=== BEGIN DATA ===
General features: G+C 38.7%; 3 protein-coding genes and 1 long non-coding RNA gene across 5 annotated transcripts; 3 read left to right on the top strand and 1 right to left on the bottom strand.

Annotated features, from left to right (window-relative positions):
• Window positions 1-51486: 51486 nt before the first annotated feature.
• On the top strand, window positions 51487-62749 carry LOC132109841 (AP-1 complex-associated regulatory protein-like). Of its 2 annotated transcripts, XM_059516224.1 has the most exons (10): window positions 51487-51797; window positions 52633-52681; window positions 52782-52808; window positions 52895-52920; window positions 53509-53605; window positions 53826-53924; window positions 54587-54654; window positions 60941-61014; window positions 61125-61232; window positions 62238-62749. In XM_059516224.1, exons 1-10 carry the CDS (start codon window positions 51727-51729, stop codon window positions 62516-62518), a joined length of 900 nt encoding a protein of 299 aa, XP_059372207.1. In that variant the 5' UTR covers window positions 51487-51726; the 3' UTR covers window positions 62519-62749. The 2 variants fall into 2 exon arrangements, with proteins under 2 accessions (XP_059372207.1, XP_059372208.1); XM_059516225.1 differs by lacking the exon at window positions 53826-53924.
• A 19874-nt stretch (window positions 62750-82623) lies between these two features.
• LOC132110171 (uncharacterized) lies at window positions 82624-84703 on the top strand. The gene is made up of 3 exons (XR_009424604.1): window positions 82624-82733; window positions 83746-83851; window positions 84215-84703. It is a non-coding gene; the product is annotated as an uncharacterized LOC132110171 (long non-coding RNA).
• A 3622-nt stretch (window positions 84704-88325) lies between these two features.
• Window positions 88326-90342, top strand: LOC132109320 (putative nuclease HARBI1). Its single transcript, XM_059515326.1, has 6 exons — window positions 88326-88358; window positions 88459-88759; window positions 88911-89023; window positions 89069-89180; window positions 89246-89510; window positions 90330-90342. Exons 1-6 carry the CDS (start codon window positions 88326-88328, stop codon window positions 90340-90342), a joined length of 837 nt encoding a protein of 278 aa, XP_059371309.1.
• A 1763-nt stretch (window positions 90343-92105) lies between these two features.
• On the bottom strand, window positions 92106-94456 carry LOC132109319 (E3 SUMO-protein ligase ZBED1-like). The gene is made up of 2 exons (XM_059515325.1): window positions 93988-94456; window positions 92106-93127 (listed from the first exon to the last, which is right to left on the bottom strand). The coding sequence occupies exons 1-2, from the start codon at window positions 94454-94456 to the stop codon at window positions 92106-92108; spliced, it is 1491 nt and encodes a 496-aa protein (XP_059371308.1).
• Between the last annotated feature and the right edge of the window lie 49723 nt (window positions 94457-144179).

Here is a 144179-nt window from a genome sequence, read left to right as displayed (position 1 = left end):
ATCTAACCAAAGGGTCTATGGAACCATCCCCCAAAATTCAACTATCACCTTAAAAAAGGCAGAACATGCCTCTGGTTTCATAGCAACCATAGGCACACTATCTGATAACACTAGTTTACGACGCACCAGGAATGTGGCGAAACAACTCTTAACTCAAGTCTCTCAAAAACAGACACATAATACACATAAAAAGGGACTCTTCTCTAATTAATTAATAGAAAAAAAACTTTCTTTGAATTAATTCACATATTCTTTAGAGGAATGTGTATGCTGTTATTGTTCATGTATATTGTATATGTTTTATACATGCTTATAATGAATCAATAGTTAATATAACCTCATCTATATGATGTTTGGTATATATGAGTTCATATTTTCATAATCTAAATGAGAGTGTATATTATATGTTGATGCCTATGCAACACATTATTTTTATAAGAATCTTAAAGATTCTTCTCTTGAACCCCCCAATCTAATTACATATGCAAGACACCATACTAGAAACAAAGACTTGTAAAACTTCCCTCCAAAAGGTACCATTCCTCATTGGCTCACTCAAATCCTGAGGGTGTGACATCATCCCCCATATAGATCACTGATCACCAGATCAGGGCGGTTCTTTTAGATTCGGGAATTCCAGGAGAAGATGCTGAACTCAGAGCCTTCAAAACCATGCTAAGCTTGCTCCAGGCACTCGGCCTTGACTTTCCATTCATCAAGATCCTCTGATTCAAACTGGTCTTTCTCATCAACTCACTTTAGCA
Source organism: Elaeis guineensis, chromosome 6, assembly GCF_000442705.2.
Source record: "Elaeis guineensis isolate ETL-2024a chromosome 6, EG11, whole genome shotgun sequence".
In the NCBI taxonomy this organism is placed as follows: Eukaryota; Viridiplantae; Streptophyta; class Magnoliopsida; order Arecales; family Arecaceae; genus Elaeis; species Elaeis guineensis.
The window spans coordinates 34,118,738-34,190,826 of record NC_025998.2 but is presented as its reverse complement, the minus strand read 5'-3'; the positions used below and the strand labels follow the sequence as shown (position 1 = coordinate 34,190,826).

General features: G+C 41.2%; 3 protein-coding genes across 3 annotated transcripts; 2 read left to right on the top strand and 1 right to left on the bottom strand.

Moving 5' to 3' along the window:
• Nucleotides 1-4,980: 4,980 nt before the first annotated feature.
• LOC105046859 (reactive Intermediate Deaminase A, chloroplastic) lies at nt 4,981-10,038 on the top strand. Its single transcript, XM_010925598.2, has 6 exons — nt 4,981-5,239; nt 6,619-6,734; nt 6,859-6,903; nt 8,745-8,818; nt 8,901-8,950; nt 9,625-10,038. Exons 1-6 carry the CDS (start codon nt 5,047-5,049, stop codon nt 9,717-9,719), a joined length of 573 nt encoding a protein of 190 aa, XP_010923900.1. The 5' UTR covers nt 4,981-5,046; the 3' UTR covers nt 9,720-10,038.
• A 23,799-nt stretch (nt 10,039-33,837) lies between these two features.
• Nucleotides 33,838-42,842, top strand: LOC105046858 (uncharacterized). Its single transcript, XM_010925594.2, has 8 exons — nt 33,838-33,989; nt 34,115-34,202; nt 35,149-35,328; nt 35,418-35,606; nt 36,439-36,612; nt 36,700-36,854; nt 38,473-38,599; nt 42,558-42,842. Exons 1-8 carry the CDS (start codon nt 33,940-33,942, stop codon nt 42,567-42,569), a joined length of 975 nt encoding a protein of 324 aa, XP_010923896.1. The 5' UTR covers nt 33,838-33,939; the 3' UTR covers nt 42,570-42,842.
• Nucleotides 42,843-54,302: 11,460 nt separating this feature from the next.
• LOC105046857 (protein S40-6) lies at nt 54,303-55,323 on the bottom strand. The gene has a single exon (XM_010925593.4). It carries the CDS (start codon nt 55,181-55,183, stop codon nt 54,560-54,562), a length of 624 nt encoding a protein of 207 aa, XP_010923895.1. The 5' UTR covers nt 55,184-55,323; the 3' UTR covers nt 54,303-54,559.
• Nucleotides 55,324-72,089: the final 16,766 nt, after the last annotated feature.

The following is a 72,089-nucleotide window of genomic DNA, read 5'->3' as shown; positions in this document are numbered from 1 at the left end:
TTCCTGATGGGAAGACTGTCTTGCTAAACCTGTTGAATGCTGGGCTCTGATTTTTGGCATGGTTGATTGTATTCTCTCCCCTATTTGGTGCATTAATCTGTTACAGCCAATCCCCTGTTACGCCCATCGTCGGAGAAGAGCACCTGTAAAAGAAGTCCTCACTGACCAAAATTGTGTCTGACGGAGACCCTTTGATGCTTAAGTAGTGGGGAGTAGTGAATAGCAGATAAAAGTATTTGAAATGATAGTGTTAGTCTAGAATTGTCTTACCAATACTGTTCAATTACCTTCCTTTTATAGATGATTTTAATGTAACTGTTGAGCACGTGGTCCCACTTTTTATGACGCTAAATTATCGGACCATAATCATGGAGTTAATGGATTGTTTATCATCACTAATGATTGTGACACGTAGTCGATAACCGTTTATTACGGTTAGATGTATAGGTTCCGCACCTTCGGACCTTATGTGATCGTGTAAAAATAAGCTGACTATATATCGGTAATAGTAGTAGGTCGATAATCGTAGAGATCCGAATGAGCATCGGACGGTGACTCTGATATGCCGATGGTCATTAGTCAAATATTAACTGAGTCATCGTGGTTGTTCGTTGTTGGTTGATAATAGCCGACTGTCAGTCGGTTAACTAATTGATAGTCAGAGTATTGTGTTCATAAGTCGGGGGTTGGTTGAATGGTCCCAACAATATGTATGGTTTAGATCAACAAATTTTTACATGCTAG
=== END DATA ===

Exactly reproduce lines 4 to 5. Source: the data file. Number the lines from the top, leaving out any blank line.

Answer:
• On the top strand, window positions 51487-62749 carry LOC132109841 (AP-1 complex-associated regulatory protein-like). Of its 2 annotated transcripts, XM_059516224.1 has the most exons (10): window positions 51487-51797; window positions 52633-52681; window positions 52782-52808; window positions 52895-52920; window positions 53509-53605; window positions 53826-53924; window positions 54587-54654; window positions 60941-61014; window positions 61125-61232; window positions 62238-62749. In XM_059516224.1, exons 1-10 carry the CDS (start codon window positions 51727-51729, stop codon window positions 62516-62518), a joined length of 900 nt encoding a protein of 299 aa, XP_059372207.1. In that variant the 5' UTR covers window positions 51487-51726; the 3' UTR covers window positions 62519-62749. The 2 variants fall into 2 exon arrangements, with proteins under 2 accessions (XP_059372207.1, XP_059372208.1); XM_059516225.1 differs by lacking the exon at window positions 53826-53924.
• A 19874-nt stretch (window positions 62750-82623) lies between these two features.